Making Moves with Five Gorillas

New gorillas Mosi and Umande enjoy a snack--and each other's company--behind the scenes at Regenstein Center for African Apes.

In theory, summer is a great time to take a road trip. However, I’m happy to start staying in one place for a while! Over the past six weeks, my staff and I traveled more than 1,900 miles, crossed six state lines and spent 36 hours on the road moving nearly 1,000 pounds of live cargo.

That’s right…we successfully transported five gorillas! JoJo safely made it to Brookfield Zoo, Makari to Kansas City Zoo and Tabibu to Columbus Zoo and Aquarium. Two new incoming males, Umande, from Columbus Zoo, and Mosi, from Little Rock Zoo, safely made their way to Lincoln Park Zoo.

These caregivers from Brookfield Zoo and Lincoln Park Zoo all came together to choreograph JoJo's move.

As you can imagine, a lot of preparation and planning goes into coordinating and executing a gorilla move. For example, before JoJo headed to the suburbs, Brookfield Zoo’s gorilla keepers spent more than a month working one on one with the animal care staff at Regenstein Center for African Apes. They got to know JoJo, his operant-conditioning training repertoire, his personality, likes and dislikes. This also gave JoJo an opportunity to get acclimated to his new caretakers.

Likewise, staff from Kansas City and Columbus Zoos spent time getting to know Makari and Tabibu before they left Lincoln Park Zoo, and Lincoln Park Zoo animal care staff traveled to Columbus Zoo and Little Rock Zoo to get to know Umande and Mosi prior to their departure. A month prior to their moves, each gorilla received a pre-shipment examination at their respective institution, ensuring they were medically fit for a transport and relocation.

I won’t bore you with all the less-glamorous details…but let’s just say a significant amount of time was allocated to compiling paperwork for each gorilla, including summaries of significant animal husbandry and management events, reproductive and social histories, diet information, medical records, enrichment preferences, permits, health certificates, agreements between owning and receiving institutions, and even video compilations of each individual’s operant-conditioning training repertoire.

I then choreographed the details and parties involved with executing each “moving day,” including facilities crew members to forklift the “crated” gorilla into the cargo van, veterinary staff to assess and monitor the gorilla’s well-being, keeper staff to provide a comforting and familiar face and an accredited zoo every 100–200 miles along the driving route on call in case of an emergency.

Once we arrived to our destination, which in some cases was in the middle of the night, staff on the receiving end were ready and waiting with their own action plan for unloading the gorilla into their quarantine facility. Finally, to help ease each gorilla into their new surroundings, a familiar keeper stayed behind for nearly a week to make sure the gorilla’s transition was a smooth one.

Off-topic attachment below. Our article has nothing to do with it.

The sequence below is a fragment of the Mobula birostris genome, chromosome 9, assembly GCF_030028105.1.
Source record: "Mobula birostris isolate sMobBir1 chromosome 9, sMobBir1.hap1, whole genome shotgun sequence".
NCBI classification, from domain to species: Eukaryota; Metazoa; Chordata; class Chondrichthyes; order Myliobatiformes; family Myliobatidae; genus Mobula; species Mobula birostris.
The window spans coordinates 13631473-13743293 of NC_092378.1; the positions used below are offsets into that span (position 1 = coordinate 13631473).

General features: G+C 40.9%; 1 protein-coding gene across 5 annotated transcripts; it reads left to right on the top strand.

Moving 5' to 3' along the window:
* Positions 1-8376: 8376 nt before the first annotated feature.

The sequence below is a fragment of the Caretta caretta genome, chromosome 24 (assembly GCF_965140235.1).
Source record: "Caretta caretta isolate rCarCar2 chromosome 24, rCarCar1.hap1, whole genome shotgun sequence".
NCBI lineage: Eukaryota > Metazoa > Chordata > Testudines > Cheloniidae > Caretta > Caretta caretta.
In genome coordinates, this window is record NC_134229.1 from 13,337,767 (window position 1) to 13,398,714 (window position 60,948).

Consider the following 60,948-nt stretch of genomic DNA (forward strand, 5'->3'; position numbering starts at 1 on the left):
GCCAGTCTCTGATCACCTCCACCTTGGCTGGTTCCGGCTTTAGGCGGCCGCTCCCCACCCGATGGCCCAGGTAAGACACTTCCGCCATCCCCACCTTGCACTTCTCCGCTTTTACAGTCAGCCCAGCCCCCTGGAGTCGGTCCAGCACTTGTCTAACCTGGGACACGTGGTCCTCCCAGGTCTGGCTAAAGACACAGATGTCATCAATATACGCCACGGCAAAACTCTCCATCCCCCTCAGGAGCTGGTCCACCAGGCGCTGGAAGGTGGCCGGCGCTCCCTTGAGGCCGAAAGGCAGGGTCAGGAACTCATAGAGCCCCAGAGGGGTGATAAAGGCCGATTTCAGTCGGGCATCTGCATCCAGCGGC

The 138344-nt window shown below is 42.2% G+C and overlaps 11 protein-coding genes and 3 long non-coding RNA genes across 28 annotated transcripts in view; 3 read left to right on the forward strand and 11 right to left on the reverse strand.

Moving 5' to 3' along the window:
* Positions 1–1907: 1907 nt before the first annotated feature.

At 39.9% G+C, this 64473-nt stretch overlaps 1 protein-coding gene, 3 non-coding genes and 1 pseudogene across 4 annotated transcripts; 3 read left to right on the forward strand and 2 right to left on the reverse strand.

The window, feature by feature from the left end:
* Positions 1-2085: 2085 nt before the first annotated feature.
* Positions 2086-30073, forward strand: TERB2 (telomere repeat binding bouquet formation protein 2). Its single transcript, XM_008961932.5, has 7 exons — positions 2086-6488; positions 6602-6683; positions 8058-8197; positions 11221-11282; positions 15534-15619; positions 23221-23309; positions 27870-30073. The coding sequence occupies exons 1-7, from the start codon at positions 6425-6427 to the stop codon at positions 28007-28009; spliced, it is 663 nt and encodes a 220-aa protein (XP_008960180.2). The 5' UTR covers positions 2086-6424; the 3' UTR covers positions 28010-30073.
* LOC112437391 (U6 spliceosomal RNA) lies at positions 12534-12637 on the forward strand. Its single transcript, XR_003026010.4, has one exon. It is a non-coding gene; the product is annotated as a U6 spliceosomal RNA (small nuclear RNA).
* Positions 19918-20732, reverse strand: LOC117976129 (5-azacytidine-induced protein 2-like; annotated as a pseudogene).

Mosi investigates some enrichment behind the scenes. Animal care staff provide plenty of stimulation to keep the juvenile apes active.

Umande plays with some straw enrichment.

Since the departure of JoJo, Makari and Tabibu, I have been in constant communication with the animal care staff at their new homes to ensure each individual gorilla is on track with their acclimation process. On the home front, our new boys Umande and Mosi will be clearing quarantine soon, and we will be moving forward with introducing Azizi (JoJo and Makari’s son, who stayed behind at Lincoln Park Zoo) as soon as next week. In early July, we will likely proceed with the introduction of Amare, the young male from Kwan’s troop.

We will be giving all four boys plenty of time to get to know one another, and for Umande and Mosi, time to acclimate to life in Chicago before we move them to an exhibit on public display. I will be sure to send out an update soon on the progress of our new bachelor group…so stay tuned!

Have a great summer everyone!

Maureen Leahy

Maureen Leahy is Lincoln Park Zoo’s curator of primates.

Learn More About the Gorilla Changes

Juvenile gorilla Azizi

A Gorilla Bachelor Party
Lincoln Park Zoo is ready to welcome an all-male gorilla bachelor group this summer--the latest milestone in a historic legacy of care for the species.

Juvenile gorilla Azizi

Meet the Bachelors
Amare, Azizi, Mosi and Umande—meet the gorillas who will form Lincoln Park Zoo's first bachelor group!

Gorillas Tabibu and Azizi dig into the ice cake.

Celebrating Change
Dozens of guests and 434 pounds of “cake” made for a silverback-sized farewell party as guests said goodbye to gorillas JoJo, Tabibu and Makari at Regenstein Center for African Apes.

Welcome the gorilla bachelor group with a gift from the Wish List!

Wish List: New Gorillas in Our Midst
Regenstein Center for African Apes is welcoming two new gorillas this summer—part of the zoo's exciting first bachelor troop. These young males need a bachelor pad fit for kings. Welcome them with a gift from the Wish List!


Congratulations on such an achievement! It took alot of effort and coordination! Looking forward to seeing the new bachelor pad!

We could have helped with the

We could have helped with the forklifting! Good job anyway

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